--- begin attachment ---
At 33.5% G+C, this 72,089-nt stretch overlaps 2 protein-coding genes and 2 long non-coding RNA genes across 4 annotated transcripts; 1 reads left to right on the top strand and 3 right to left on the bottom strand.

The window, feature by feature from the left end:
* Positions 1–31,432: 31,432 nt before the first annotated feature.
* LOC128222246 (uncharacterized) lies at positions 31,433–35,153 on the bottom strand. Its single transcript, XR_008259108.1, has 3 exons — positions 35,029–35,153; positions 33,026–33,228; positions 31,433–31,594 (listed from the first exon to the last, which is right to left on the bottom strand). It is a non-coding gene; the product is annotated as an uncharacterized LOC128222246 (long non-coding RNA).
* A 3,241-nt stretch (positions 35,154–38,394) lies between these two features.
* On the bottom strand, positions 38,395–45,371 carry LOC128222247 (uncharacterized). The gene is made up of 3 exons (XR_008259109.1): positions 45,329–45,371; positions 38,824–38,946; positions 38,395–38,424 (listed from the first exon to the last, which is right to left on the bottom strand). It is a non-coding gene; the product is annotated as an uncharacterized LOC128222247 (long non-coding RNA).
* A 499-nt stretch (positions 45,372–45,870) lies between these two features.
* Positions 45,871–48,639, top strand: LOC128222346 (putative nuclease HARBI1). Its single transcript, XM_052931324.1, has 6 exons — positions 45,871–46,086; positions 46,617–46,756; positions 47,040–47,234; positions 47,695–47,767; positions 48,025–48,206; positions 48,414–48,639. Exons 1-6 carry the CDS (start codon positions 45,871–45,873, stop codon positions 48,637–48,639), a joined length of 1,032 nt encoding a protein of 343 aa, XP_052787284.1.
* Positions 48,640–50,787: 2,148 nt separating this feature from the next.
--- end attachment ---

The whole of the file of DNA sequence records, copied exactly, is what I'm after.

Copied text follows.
At 33.5% G+C, this 72,089-nt stretch overlaps 2 protein-coding genes and 2 long non-coding RNA genes across 4 annotated transcripts; 1 reads left to right on the top strand and 3 right to left on the bottom strand.

The window, feature by feature from the left end:
* Positions 1–31,432: 31,432 nt before the first annotated feature.
* LOC128222246 (uncharacterized) lies at positions 31,433–35,153 on the bottom strand. Its single transcript, XR_008259108.1, has 3 exons — positions 35,029–35,153; positions 33,026–33,228; positions 31,433–31,594 (listed from the first exon to the last, which is right to left on the bottom strand). It is a non-coding gene; the product is annotated as an uncharacterized LOC128222246 (long non-coding RNA).
* A 3,241-nt stretch (positions 35,154–38,394) lies between these two features.
* On the bottom strand, positions 38,395–45,371 carry LOC128222247 (uncharacterized). The gene is made up of 3 exons (XR_008259109.1): positions 45,329–45,371; positions 38,824–38,946; positions 38,395–38,424 (listed from the first exon to the last, which is right to left on the bottom strand). It is a non-coding gene; the product is annotated as an uncharacterized LOC128222247 (long non-coding RNA).
* A 499-nt stretch (positions 45,372–45,870) lies between these two features.
* Positions 45,871–48,639, top strand: LOC128222346 (putative nuclease HARBI1). Its single transcript, XM_052931324.1, has 6 exons — positions 45,871–46,086; positions 46,617–46,756; positions 47,040–47,234; positions 47,695–47,767; positions 48,025–48,206; positions 48,414–48,639. Exons 1-6 carry the CDS (start codon positions 45,871–45,873, stop codon positions 48,637–48,639), a joined length of 1,032 nt encoding a protein of 343 aa, XP_052787284.1.
* Positions 48,640–50,787: 2,148 nt separating this feature from the next.